How Each Reinforcer Contributes to Value: "Noise" Must Reduce Reinforcer Value Hyperbolically
Michael L. Commons
Harvard Medical School
University of Chicago Business School
Edward J. Trudeau
Empirical evidence has shown that the effectiveness of a reinforcer is related to the delay between reinforcer and response (e.g., for pigeons, see Chung & Herrnstein, 1967; Mazur, 1987). For people the finding of a similar function shows that the effectiveness of a stimulus is related to the delay between its presentation and the time at which it is to be recalled (for people, see Ebbinghaus, 1885). This decrease in effectiveness of an event over time has come to be known as the recency effect (e.g., Glanzer & Cunitz, 1966; Madigan, 1971; Murdock, 1962; Sternberg, 1966; Woodword , 1970). That reinforcer effectiveness over time may be represented as an exponential decay was not an unreasonable hypothesis, and has been suggested previously (e.g., Commons, 1981, and White & McKenzie, 1982, in animal psychology; Muth, 1960, in forecasting theory; Wickelgren, 1974, in human psychology). Yet previous data suggest that this relation is hyperbolic ( Commons, Woodford, & Ducheny, 1982; McCarthy's data as analyzed in McCarthy & White, 1987). Theoretical considerations from a number of sources suggest that the decay of value is best represented by a hyperbolic model ( Ainslie, 1975; Davison & Tustin, 1978; Fantino, 1981; Fantino, Abarca, & Dunn, 1987; Mazur, 1987).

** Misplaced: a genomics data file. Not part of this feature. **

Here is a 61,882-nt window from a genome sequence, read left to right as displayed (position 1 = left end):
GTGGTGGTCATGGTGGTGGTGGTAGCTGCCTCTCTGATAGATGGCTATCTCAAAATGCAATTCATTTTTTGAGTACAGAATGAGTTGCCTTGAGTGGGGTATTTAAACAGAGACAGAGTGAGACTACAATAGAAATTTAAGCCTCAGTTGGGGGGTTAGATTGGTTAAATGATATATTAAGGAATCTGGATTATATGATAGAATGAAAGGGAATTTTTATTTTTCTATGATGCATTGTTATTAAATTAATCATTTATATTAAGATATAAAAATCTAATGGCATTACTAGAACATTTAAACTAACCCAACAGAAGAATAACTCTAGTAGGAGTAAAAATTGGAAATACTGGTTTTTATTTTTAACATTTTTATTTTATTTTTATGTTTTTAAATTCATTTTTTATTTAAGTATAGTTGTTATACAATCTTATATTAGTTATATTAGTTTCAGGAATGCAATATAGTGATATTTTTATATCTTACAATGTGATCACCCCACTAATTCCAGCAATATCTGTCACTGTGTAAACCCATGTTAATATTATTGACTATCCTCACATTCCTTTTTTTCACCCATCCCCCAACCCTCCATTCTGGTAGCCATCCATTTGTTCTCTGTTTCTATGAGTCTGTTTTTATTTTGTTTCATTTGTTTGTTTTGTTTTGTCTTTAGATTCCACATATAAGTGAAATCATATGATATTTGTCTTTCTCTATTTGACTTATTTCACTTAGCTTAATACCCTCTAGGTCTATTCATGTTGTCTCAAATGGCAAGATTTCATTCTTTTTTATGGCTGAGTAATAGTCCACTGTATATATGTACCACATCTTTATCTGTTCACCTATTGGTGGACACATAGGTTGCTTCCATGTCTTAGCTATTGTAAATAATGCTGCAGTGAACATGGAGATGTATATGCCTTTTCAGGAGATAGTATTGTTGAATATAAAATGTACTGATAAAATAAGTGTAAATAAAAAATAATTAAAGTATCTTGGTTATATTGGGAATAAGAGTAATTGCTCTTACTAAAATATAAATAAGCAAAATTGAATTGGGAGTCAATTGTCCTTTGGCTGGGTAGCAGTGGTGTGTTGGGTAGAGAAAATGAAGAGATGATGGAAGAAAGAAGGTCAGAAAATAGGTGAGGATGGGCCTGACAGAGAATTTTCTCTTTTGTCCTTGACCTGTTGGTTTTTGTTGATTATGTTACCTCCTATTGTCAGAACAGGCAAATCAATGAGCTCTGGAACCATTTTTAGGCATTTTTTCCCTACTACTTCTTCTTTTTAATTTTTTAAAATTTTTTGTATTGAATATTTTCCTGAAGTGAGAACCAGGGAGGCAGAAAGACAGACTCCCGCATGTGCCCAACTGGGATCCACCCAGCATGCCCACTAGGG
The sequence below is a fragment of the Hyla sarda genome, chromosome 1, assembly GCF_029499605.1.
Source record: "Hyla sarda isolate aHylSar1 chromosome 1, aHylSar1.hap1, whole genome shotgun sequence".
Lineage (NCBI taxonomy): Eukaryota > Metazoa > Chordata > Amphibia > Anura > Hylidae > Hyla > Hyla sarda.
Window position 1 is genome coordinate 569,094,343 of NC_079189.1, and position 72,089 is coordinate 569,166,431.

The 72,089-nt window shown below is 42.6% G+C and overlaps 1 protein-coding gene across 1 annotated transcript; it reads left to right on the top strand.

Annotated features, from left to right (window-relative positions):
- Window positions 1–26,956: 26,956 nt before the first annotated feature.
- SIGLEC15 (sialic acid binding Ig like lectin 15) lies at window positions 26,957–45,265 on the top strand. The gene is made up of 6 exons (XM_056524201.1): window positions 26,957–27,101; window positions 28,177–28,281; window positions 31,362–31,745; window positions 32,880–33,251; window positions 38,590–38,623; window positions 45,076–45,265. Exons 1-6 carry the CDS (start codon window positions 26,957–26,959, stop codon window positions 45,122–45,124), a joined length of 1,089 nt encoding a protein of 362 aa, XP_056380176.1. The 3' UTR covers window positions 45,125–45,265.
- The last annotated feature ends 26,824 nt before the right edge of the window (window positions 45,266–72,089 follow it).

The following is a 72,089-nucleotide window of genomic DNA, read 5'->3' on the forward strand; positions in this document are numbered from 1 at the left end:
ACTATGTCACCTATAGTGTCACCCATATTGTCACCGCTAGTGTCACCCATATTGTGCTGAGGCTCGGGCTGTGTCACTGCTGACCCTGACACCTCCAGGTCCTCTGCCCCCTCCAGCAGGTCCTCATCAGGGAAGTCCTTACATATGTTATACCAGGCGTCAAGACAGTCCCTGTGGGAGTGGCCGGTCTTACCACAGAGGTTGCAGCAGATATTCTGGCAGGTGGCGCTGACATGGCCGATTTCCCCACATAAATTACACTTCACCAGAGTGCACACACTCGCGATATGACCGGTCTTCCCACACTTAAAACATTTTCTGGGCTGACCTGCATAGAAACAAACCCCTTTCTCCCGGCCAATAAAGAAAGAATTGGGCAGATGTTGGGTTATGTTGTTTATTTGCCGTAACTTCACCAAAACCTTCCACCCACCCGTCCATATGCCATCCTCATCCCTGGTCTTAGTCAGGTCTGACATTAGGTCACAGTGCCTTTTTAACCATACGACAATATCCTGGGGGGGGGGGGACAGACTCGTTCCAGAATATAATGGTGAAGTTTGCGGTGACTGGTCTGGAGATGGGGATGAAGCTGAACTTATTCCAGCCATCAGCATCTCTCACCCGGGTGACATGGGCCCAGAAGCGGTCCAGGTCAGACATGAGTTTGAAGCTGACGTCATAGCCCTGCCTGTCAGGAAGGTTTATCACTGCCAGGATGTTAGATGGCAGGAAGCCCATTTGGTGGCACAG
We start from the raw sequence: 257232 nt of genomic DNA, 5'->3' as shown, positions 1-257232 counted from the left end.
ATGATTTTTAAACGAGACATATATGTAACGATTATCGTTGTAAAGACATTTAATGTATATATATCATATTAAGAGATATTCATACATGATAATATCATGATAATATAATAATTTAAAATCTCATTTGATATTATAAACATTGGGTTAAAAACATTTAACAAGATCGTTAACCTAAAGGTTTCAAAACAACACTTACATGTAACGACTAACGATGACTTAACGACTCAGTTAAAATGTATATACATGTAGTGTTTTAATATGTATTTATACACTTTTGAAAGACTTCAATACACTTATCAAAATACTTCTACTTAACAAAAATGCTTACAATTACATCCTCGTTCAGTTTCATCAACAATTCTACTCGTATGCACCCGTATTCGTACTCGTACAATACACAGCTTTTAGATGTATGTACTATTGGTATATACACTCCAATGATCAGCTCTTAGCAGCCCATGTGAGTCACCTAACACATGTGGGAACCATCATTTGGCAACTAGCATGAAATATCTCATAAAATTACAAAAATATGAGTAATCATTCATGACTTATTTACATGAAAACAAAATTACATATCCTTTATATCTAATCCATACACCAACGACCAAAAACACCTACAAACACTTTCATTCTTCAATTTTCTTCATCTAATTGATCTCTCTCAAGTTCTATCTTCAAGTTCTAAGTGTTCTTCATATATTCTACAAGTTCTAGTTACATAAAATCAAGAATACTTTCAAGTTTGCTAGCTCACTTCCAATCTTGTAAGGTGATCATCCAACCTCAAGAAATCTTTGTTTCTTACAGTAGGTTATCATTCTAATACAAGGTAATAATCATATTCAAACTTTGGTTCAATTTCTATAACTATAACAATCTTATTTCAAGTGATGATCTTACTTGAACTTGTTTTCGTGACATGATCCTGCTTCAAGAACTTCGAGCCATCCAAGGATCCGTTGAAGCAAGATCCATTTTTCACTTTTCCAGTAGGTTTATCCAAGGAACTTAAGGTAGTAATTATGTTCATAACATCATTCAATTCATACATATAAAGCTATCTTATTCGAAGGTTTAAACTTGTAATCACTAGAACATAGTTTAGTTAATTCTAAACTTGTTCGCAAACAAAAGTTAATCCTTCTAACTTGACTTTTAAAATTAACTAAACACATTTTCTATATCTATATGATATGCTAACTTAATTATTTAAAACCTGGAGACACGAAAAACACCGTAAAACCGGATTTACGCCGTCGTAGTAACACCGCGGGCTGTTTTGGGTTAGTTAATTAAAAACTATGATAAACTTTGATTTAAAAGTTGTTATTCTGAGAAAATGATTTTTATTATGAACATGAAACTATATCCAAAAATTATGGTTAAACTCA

The reduction in reinforcer effectiveness implicit in the hyperbolic model may be due to the imperfections of memory and the confusion caused by intervening events. From a signal-detection perspective, intervening events function as noise under this supposition, obscuring previous events. If reinforcer effectiveness decreases hyperbolically, then the decrease will be rapid at first and fall more slowly as time progresses, though perhaps never reaching zero. It will be shown that the relationship between reinforcer